824 F2d 920 McVicar v. Standard Insulations Inc

824 F.2d 920

James A. McVICAR, Plaintiff-Appellant,
STANDARD INSULATIONS, INC., Armstrong World Industries,
Inc., et al., Defendants-Appellees.

No. 86-3398.

United States Court of Appeals,
Eleventh Circuit.

Aug. 19, 1987.

Richard P. Warfield, J. Michael Papantonio, M. Robert Blanchard, Levin, Warfield, Middlebrooks, Mabie, Thomas, Mayes & Mitchell, Pensacola, Fla., for plaintiff-appellant.

Daniel P. Mitchell, Mitchell, Alley, Rywant & Vessel, P.A., Tampa, Fla., for Raymark.

Raymond T. Elligett, Shackleford, Farrior, Stallings, & Evans, Tampa, Fla., for other defendants-appellees.

Appeal from the United States District Court for the Northern District of Florida.

Before JOHNSON and CLARK, Circuit Judges and MORGAN, Senior Circuit Judge.

CLARK, Circuit Judge:

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This is an appeal from a summary judgment decision in an asbestos product liability action. We must decide whether the statute of limitations of Mississippi or Florida controls this action. The district court applied Florida's four-year statute of limitations and dismissed the action on the basis of an opinion by the Mississippi Supreme Court that has since been withdrawn. The withdrawal requires us to reverse the decision below.


Plaintiff James A. McVicar filed his complaint in federal court in Mississippi four years and six months after he first learned that he had asbestosis. Subsequently, the action was transferred from the Northern District of Mississippi to the Northern District of Florida under 28 U.S.C. Sec. 1404(a) (1982). If Mississippi's six-year statute of limitations governs this action, McVicar's claims may proceed to trial. No factual dispute exists and we review the legal question de novo. Crockett v. UniRoyal, Inc., 772 F.2d 1524, 1529 (11th Cir.1985).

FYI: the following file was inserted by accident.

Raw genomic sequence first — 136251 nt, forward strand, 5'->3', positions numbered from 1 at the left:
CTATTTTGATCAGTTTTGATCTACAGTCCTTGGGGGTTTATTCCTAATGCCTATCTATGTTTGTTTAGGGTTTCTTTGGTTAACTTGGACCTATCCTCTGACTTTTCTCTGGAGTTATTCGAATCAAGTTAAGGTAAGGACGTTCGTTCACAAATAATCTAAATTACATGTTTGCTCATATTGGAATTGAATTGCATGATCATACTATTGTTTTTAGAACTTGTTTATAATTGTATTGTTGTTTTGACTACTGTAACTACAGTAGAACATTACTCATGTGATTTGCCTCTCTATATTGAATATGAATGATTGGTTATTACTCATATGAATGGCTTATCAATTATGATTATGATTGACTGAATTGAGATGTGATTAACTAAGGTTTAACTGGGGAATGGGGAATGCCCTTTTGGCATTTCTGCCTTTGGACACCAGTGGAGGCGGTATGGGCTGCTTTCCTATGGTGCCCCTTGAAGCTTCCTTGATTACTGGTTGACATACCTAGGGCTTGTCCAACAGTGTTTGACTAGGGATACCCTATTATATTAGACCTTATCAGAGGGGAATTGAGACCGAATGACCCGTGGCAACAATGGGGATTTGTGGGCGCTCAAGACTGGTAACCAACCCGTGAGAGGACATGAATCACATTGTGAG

The transferee court must apply the law of the state in which the transferor court sits. Van Dusen v. Barrack, 376 U.S. 612, 84 S.Ct. 805, 11 L.Ed.2d 945 (1964). This principle clearly applies to conflicts between statutes of limitations. Id. at 629-33, 84 S.Ct. at 816-17. As the Supreme Court has stated,


in cases ... where the defendants seek transfer, the transferee district court must be obligated to apply the state law that would have been applied if there had been no change of venue. A change of venue under Sec. 1404(a) generally should be, with respect to state law, but a change of courtrooms.


Id. at 639, 84 S.Ct. at 821 (footnote omitted). Thus, the district court in Florida must apply the same law that the Mississippi court would have had the venue not been changed.


Although Mississippi generally applies the substantive law of the state that has the most significant relationship to the cause of action, it applies its own law in procedural matters, including statutes of limitations. See, e.g., Davis v. National Gypsum Co., 743 F.2d 1132, 1134 (5th Cir.1984); Kershaw v. Sterling Drug, Inc., 415 F.2d 1009, 1011 (5th Cir.1969).1 The exception to this general rule, made for cases where the period of limitations is considered part of the substantive law because it extinguishes both the remedy and the underlying legal right, see, e.g., Price v. Litton Systems, Inc., 784 F.2d 600, 605 (5th Cir.1986), does not apply to the statute of limitations in question. See Fla.Stat. Secs. 95.031(2), 95.11(3). Furthermore, we find no evidence of a jurisdictional or venue defect which might defeat application of Mississippi's procedural rules. See Cowan v. Ford Motor Co., 713 F.2d 100, 104 (5th Cir.) (question certified) (presuming that Mississippi courts make transfers solely when appropriate), answer to question certified, 437 So.2d 46 (Miss.1983), subsequent opinion, 719 F.2d 785 (5th Cir.1983).